The boys wait patiently for me to come out of the alpaca field in the morning.
Things are somewhat quiet for now. Just the normal summer chores of keeping vegetation at bay such as mowing and whacking down weeds, weeding the gardens and enjoying being outside. There is a good bit of noise from the well they are "fracking" a couple miles away and they have started to set up what I can only assume is a big drill on the pad up above our hayfield. It may be hard to see in the photo unless you click and enlarge it, but the drill is about in the center of the frame. It just went up Monday and I have not been down that way at night to see if it is lit up yet or not. It will be. So the drilling is coming closer. The wells on this pad will not affect us (except for the noise), but the next pad they plan to drill on will eventually go under part of our property and we will see some financial benefits from that, but not for a while.
The raccoon that had terrorized my chickens has obviously been taken care of and all the chickens, including the rooster are now returning to the coop at night like they are supposed to. I still have that worry each morning now when I go to let them out that I will find dead chickens again. But so far, my worry is for naught.
I told Sam I would like to put in an herb garden close to the house and put a little picket fence around it to keep dogs from watering it. I was surprised that he was enthusiastic about the idea and should be making the fence for me today. It will only be a couple feet high so that it can be stepped over, eliminating the need for a gate. Its purpose, other than to look nice, is really only to keep the dogs away. Yes they could easily jump it, but I don't think they will do that just to pee!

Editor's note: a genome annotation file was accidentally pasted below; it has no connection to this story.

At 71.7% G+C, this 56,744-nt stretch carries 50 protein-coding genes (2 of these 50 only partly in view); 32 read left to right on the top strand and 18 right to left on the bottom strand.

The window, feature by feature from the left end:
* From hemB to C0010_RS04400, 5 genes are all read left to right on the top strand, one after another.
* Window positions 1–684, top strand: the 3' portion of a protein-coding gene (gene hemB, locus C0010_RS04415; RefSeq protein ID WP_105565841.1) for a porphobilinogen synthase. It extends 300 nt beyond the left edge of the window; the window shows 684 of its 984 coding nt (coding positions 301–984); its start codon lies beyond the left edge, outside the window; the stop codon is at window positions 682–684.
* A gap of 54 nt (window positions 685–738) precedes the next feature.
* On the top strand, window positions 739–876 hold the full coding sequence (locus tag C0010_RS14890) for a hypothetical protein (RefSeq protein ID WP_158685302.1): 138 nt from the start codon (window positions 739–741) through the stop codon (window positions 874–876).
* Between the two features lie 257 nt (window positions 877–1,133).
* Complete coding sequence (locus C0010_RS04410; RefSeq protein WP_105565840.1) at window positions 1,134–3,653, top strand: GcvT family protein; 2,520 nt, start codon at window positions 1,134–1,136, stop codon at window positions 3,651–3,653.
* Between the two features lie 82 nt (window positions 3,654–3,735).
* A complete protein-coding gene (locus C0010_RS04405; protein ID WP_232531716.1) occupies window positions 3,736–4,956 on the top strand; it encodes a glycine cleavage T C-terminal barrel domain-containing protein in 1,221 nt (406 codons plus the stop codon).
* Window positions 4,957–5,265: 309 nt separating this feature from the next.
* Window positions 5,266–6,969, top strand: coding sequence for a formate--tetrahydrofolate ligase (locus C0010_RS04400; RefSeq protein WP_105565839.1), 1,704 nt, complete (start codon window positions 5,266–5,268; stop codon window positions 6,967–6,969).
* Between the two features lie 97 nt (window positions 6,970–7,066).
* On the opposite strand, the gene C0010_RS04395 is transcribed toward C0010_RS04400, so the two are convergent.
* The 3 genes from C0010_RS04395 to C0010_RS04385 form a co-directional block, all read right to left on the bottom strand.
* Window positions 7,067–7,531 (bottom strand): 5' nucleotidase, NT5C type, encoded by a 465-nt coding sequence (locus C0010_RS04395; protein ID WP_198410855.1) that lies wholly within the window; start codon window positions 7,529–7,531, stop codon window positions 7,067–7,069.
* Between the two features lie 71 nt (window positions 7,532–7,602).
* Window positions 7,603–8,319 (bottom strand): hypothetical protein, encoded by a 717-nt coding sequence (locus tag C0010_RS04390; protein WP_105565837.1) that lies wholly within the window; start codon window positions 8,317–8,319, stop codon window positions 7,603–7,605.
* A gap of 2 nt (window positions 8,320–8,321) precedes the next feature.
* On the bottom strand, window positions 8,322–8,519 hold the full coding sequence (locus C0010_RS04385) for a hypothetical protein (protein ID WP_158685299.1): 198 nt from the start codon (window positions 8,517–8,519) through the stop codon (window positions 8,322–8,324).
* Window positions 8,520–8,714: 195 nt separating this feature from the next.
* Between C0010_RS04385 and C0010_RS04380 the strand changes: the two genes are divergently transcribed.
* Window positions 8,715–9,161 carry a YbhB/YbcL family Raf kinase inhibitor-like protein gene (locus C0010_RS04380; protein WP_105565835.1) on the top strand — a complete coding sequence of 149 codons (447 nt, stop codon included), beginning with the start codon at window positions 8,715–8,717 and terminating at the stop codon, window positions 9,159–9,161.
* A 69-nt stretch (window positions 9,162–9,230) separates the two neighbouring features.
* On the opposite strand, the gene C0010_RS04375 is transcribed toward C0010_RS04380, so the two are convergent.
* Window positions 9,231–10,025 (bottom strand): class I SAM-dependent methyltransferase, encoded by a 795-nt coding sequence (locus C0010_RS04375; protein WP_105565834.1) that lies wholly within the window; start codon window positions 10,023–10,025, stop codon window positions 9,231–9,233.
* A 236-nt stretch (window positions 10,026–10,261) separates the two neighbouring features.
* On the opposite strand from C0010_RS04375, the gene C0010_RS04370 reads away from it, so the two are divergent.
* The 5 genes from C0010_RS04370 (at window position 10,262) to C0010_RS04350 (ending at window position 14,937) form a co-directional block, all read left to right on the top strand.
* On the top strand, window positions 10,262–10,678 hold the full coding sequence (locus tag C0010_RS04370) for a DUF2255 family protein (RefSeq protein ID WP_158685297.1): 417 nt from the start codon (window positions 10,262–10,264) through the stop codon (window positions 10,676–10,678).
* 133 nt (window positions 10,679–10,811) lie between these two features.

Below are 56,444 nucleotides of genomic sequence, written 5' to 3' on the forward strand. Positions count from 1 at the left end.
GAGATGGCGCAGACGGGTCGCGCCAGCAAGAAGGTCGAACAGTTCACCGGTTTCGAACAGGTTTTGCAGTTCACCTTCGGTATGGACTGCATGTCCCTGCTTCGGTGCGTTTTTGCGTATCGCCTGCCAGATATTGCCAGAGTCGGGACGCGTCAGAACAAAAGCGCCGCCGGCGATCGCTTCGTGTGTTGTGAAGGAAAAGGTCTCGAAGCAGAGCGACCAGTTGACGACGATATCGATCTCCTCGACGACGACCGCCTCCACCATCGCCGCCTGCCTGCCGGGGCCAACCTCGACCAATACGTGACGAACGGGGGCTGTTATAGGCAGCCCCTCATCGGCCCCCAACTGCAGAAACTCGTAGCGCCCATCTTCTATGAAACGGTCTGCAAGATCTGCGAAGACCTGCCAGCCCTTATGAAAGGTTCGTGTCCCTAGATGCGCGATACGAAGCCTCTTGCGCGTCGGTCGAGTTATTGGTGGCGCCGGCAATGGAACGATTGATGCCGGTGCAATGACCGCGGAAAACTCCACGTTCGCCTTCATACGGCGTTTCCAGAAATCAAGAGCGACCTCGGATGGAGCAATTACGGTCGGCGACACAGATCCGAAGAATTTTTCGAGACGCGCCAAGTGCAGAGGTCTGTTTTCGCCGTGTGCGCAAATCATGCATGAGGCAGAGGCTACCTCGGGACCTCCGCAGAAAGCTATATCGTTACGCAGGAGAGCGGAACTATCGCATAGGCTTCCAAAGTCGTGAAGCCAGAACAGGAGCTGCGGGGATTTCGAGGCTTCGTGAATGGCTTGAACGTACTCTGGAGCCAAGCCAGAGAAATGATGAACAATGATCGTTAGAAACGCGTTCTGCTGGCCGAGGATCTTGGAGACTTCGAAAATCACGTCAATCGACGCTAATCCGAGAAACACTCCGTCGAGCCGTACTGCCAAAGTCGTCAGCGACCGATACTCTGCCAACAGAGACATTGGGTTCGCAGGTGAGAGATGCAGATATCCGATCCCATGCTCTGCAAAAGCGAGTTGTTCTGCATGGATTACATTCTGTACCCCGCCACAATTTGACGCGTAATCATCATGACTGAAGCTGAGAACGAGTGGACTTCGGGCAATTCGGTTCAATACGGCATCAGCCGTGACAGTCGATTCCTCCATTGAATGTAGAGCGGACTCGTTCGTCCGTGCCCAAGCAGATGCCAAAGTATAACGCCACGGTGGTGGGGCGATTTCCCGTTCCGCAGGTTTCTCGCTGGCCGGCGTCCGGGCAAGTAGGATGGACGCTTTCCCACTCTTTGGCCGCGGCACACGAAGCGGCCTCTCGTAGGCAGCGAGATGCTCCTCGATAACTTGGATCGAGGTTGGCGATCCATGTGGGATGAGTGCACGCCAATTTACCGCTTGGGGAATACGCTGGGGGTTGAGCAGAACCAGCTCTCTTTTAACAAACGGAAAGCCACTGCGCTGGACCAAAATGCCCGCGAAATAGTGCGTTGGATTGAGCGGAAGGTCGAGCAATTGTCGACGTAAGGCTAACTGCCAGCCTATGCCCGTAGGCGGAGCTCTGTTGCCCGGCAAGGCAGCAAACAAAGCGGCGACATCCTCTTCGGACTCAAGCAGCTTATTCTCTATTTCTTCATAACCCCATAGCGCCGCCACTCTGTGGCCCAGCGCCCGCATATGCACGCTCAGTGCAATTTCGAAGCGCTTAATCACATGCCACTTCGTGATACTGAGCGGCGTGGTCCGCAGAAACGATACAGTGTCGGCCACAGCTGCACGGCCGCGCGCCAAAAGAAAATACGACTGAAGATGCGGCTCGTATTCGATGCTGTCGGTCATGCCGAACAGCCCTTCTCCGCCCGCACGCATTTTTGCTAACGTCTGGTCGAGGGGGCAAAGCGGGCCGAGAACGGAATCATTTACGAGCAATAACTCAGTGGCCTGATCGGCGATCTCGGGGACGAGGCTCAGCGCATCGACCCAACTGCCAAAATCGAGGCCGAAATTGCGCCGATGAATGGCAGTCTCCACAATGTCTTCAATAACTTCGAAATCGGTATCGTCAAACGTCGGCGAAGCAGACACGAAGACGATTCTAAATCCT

This weekend I need to get into the bee hives again. I think I should be able to harvest some honey. Sure hope so anyway. I also need to use the weed-whacker up near the orchard hive and I think I will need to smoke the hive before I can get too close with a noisy machine. I will wear my bee jacket for sure. I hope to have honey harvest news next week.
I have been getting some fibery stuff done. I knitted a beanie for the nephew of my older son's girlfriend. I guess she is really kind of my daughter-in-law since she and Ian have been living together for about 4 years. Anyway, her 15 year old nephew is going through chemo for lymphoma and I thought I would knit him a hat. He lives in Portland OR but is a Patriots fan, so I bought some nice soft washable Merino wool yarn and found a chart for some stars and knitted a simple beanie. I need to wash it and get in the mail
I hope he likes it. If not, someone will.
I also finished the summer top I was knitting with a hemp/cotton blend yarn. I am happy with it.
And I got my small loom warped for a sampler I am weaving to learn a double-weaving technique which will allow me to weave a 5+ foot wide blanket on a < 4 foot wide loom. Once I spin up all the 3000 yards of alpaca yarn required to weave such a blanket. If I put it in writing I will do it, right? Stay tuned for updates!
Speaking of updates, I inventoried my hand-dyed yarns and updated my web site, so if you want to buy any lovely hand-dyed 100% Ohio alpaca yarn, visit my site here:
Yarn from Straightfork
Yesterday was younger son Sam's birthday. Hard to believe he is 26! He is the one who lives at a lodge just outside Yosemite National Park. He is he sous chef there. I highly recommend Evergreen Lodge if you are ever thinking of going to Yosemite, which is an incredible place. Sam flew to Portland to visit Ian and Michelle for his birthday and I think he is enjoying a mimosa with his morning coffee in this photo.
That's about it for this week. Here's a parting shot of the dogs on a typical summer evening walk.